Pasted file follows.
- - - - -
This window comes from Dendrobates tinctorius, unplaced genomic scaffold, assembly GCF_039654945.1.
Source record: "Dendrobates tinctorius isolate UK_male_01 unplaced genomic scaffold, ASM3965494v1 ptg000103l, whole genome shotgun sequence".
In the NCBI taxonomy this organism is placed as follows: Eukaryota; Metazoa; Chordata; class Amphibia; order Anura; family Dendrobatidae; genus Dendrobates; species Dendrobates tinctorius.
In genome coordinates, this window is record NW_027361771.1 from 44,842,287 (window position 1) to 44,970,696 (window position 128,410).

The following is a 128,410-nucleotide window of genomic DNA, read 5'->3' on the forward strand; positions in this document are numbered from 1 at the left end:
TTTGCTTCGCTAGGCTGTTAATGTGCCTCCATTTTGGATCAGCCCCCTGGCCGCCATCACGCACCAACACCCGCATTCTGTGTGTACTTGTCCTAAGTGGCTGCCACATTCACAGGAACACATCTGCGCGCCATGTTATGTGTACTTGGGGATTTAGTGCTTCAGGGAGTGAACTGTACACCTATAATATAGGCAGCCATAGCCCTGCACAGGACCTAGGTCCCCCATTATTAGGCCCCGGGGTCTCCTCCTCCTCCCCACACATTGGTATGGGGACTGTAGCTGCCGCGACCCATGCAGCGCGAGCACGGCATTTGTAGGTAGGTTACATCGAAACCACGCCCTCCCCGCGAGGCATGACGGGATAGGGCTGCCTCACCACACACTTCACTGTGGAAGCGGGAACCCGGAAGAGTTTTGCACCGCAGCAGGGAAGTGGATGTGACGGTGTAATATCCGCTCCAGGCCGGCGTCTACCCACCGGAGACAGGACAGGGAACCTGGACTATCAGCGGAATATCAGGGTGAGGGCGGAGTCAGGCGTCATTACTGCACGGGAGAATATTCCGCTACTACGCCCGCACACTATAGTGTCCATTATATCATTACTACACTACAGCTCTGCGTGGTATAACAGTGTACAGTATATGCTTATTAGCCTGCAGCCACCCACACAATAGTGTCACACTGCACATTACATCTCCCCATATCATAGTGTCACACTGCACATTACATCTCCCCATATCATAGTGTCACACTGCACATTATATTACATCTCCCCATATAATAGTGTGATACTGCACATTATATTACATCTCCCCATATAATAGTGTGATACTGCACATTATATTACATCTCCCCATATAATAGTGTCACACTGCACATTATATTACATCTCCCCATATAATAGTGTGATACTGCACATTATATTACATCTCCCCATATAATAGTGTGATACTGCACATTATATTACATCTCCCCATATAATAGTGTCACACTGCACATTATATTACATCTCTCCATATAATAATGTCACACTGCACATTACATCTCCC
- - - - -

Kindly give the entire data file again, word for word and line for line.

This window comes from Dendrobates tinctorius, unplaced genomic scaffold, assembly GCF_039654945.1.
Source record: "Dendrobates tinctorius isolate UK_male_01 unplaced genomic scaffold, ASM3965494v1 ptg000103l, whole genome shotgun sequence".
In the NCBI taxonomy this organism is placed as follows: Eukaryota; Metazoa; Chordata; class Amphibia; order Anura; family Dendrobatidae; genus Dendrobates; species Dendrobates tinctorius.
In genome coordinates, this window is record NW_027361771.1 from 44,842,287 (window position 1) to 44,970,696 (window position 128,410).

The following is a 128,410-nucleotide window of genomic DNA, read 5'->3' on the forward strand; positions in this document are numbered from 1 at the left end:
TTTGCTTCGCTAGGCTGTTAATGTGCCTCCATTTTGGATCAGCCCCCTGGCCGCCATCACGCACCAACACCCGCATTCTGTGTGTACTTGTCCTAAGTGGCTGCCACATTCACAGGAACACATCTGCGCGCCATGTTATGTGTACTTGGGGATTTAGTGCTTCAGGGAGTGAACTGTACACCTATAATATAGGCAGCCATAGCCCTGCACAGGACCTAGGTCCCCCATTATTAGGCCCCGGGGTCTCCTCCTCCTCCCCACACATTGGTATGGGGACTGTAGCTGCCGCGACCCATGCAGCGCGAGCACGGCATTTGTAGGTAGGTTACATCGAAACCACGCCCTCCCCGCGAGGCATGACGGGATAGGGCTGCCTCACCACACACTTCACTGTGGAAGCGGGAACCCGGAAGAGTTTTGCACCGCAGCAGGGAAGTGGATGTGACGGTGTAATATCCGCTCCAGGCCGGCGTCTACCCACCGGAGACAGGACAGGGAACCTGGACTATCAGCGGAATATCAGGGTGAGGGCGGAGTCAGGCGTCATTACTGCACGGGAGAATATTCCGCTACTACGCCCGCACACTATAGTGTCCATTATATCATTACTACACTACAGCTCTGCGTGGTATAACAGTGTACAGTATATGCTTATTAGCCTGCAGCCACCCACACAATAGTGTCACACTGCACATTACATCTCCCCATATCATAGTGTCACACTGCACATTACATCTCCCCATATCATAGTGTCACACTGCACATTATATTACATCTCCCCATATAATAGTGTGATACTGCACATTATATTACATCTCCCCATATAATAGTGTGATACTGCACATTATATTACATCTCCCCATATAATAGTGTCACACTGCACATTATATTACATCTCCCCATATAATAGTGTGATACTGCACATTATATTACATCTCCCCATATAATAGTGTGATACTGCACATTATATTACATCTCCCCATATAATAGTGTCACACTGCACATTATATTACATCTCTCCATATAATAATGTCACACTGCACATTACATCTCCC